Review of Mary Hatfield (ed.) Happiness in Nineteenth-Century Ireland by Conor Heffernan

Review of Hatfield, Mary, ed. Happiness in Nineteenth-Century Ireland. Liverpool: Liverpool University Press, 2021.

What is happiness? And, if it exists, is it the same for everyone? Larger, existential questions, aside, this new edited collection by Mary Hatfield provides a stunning array of different historical approaches to the study of happiness in nineteenth century Ireland. 

Although ideas of happiness, sadness, anger etc. are often presumed to exist within historical works and biographies, only a handful of substantive studies have been conducted in Irish history. Interestingly given the fantastic work by Katie Barclay on gender and emotions in Irish history, it is Liam Kennedy’s MOPE (Most Oppressed People Ever) enquiry in Irish history which influences a great deal of the chapters.[1] Kennedy’s work disrupted the idea that the Irish were unique in their oppression and victimhood. It is a thought-provoking and empirically grounded work that showcases the cultural power presumed stories can have. Barclay, on the other hand, discusses emotions, masculinity, and performativity in eighteenth-century Irish court cases. This collection should be situated alongside Kennedy and Barclay’s books for one simple reason. It provokes thought and revisions of acce pted narratives. The genius, and value of this edited collection, lies precisely in its depth. As contributors are keen to stress – the happiness found in one arena was not the same found in another. Where such relativity could be viewed as a weakness, here it is a key strength.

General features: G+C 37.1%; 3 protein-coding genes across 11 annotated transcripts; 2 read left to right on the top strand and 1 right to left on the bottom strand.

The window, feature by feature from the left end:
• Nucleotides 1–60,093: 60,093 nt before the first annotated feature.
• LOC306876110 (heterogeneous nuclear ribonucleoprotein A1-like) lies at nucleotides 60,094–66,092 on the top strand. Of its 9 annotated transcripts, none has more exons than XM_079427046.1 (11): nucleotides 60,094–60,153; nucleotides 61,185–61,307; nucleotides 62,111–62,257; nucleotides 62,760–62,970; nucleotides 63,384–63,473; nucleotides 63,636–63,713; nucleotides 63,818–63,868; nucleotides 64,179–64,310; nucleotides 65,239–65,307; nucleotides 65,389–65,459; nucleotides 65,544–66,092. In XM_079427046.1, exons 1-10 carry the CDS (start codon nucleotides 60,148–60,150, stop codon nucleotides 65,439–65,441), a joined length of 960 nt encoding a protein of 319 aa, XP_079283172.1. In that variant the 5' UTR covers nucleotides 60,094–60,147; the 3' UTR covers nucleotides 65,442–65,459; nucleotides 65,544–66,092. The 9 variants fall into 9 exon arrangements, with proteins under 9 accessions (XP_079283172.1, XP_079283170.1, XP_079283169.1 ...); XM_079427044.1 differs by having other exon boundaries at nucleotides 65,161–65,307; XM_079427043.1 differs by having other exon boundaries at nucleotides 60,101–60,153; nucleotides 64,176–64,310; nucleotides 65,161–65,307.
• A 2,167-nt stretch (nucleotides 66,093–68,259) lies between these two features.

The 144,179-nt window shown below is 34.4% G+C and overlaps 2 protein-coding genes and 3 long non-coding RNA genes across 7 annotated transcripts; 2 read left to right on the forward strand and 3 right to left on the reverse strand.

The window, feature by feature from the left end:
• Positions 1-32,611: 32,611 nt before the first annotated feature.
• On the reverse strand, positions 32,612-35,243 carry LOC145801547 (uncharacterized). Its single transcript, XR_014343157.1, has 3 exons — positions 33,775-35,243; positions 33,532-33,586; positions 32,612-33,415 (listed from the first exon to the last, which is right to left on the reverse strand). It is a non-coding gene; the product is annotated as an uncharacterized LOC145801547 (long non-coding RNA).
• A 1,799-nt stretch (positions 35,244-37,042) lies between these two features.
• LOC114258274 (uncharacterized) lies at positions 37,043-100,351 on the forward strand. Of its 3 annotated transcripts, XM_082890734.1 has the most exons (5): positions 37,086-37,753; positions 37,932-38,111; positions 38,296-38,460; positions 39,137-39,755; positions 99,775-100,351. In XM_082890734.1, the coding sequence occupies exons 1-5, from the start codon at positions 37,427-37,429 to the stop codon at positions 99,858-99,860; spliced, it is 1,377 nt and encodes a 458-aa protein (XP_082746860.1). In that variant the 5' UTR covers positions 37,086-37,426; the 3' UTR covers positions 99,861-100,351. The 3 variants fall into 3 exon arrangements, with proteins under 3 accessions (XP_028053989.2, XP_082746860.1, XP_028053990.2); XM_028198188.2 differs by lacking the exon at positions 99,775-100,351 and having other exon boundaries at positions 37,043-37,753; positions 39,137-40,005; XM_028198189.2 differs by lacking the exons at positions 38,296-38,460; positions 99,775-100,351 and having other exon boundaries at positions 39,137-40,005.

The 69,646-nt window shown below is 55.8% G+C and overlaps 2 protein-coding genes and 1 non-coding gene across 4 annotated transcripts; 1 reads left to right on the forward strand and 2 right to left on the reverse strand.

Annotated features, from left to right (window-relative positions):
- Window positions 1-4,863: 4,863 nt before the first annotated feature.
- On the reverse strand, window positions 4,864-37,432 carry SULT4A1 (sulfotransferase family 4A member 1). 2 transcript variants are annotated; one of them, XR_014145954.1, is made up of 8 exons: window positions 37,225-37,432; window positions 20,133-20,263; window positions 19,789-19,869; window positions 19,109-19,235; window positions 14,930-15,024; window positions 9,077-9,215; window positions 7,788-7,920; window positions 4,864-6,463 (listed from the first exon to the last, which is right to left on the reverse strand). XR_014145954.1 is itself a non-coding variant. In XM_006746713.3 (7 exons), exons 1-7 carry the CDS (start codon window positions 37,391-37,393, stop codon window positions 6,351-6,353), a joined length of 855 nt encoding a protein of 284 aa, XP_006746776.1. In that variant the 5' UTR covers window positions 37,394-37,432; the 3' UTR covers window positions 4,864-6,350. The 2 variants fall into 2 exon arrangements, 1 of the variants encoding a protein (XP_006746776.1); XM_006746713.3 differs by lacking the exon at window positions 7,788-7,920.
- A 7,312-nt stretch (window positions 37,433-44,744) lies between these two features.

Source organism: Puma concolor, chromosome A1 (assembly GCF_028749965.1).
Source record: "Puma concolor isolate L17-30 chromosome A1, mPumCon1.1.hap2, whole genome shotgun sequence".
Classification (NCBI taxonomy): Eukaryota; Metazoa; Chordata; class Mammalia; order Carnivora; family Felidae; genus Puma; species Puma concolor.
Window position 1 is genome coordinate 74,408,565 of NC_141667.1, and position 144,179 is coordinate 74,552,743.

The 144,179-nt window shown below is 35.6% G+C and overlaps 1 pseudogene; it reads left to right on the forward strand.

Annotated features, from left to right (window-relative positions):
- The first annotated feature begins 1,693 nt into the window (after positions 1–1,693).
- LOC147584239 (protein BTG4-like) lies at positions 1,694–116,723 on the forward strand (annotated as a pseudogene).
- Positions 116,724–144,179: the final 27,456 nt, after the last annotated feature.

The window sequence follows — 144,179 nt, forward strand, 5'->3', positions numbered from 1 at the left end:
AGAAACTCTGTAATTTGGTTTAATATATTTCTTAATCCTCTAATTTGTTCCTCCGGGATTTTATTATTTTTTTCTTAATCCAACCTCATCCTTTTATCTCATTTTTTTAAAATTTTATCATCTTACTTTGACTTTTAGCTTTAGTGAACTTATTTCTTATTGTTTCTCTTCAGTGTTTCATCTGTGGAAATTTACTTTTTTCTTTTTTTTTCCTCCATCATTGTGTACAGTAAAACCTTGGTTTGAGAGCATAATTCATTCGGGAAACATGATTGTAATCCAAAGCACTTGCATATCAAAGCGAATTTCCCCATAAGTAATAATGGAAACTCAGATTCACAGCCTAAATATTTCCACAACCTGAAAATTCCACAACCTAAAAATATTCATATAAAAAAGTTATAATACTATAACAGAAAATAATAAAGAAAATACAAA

Surveying the nineteenth and early twentieth century, contributors examined political happiness or jubilation to the nuances in social class and happiness. The nineteenth century, as Mary Hatfield explains in the work’s introduction, was a time when conceptions of happiness shifted from ideas of virtue and godliness to the experience of pleasure and contentment (p. 4). Emotions, as the collection stresses, are mediated through social constructs and hence, subject to change. This was true both across time, but also across groups. Structurally, the collection is divided across three key areas – national identity, the social conditions ‘needed’ for happiness and cultural expressions of happiness.